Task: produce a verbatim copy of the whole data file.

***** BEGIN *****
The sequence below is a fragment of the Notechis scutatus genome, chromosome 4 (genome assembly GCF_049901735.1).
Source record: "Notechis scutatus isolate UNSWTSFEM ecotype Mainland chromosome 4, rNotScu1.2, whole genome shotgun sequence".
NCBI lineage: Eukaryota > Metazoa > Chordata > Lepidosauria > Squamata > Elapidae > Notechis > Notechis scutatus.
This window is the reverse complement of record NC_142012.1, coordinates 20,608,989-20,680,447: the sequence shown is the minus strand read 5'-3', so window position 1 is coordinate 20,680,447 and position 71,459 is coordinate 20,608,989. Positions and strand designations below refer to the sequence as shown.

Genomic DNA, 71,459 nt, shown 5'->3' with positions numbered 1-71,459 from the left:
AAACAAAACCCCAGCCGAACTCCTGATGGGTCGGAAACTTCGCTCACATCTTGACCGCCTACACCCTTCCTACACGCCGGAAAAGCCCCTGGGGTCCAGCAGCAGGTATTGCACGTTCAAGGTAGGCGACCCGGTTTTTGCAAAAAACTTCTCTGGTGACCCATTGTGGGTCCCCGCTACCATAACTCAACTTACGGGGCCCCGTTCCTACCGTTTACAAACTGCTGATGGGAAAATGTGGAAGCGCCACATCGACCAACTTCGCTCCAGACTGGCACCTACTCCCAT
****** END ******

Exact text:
The sequence below is a fragment of the Notechis scutatus genome, chromosome 4 (genome assembly GCF_049901735.1).
Source record: "Notechis scutatus isolate UNSWTSFEM ecotype Mainland chromosome 4, rNotScu1.2, whole genome shotgun sequence".
NCBI lineage: Eukaryota > Metazoa > Chordata > Lepidosauria > Squamata > Elapidae > Notechis > Notechis scutatus.
This window is the reverse complement of record NC_142012.1, coordinates 20,608,989-20,680,447: the sequence shown is the minus strand read 5'-3', so window position 1 is coordinate 20,680,447 and position 71,459 is coordinate 20,608,989. Positions and strand designations below refer to the sequence as shown.

Genomic DNA, 71,459 nt, shown 5'->3' with positions numbered 1-71,459 from the left:
AAACAAAACCCCAGCCGAACTCCTGATGGGTCGGAAACTTCGCTCACATCTTGACCGCCTACACCCTTCCTACACGCCGGAAAAGCCCCTGGGGTCCAGCAGCAGGTATTGCACGTTCAAGGTAGGCGACCCGGTTTTTGCAAAAAACTTCTCTGGTGACCCATTGTGGGTCCCCGCTACCATAACTCAACTTACGGGGCCCCGTTCCTACCGTTTACAAACTGCTGATGGGAAAATGTGGAAGCGCCACATCGACCAACTTCGCTCCAGACTGGCACCTACTCCCAT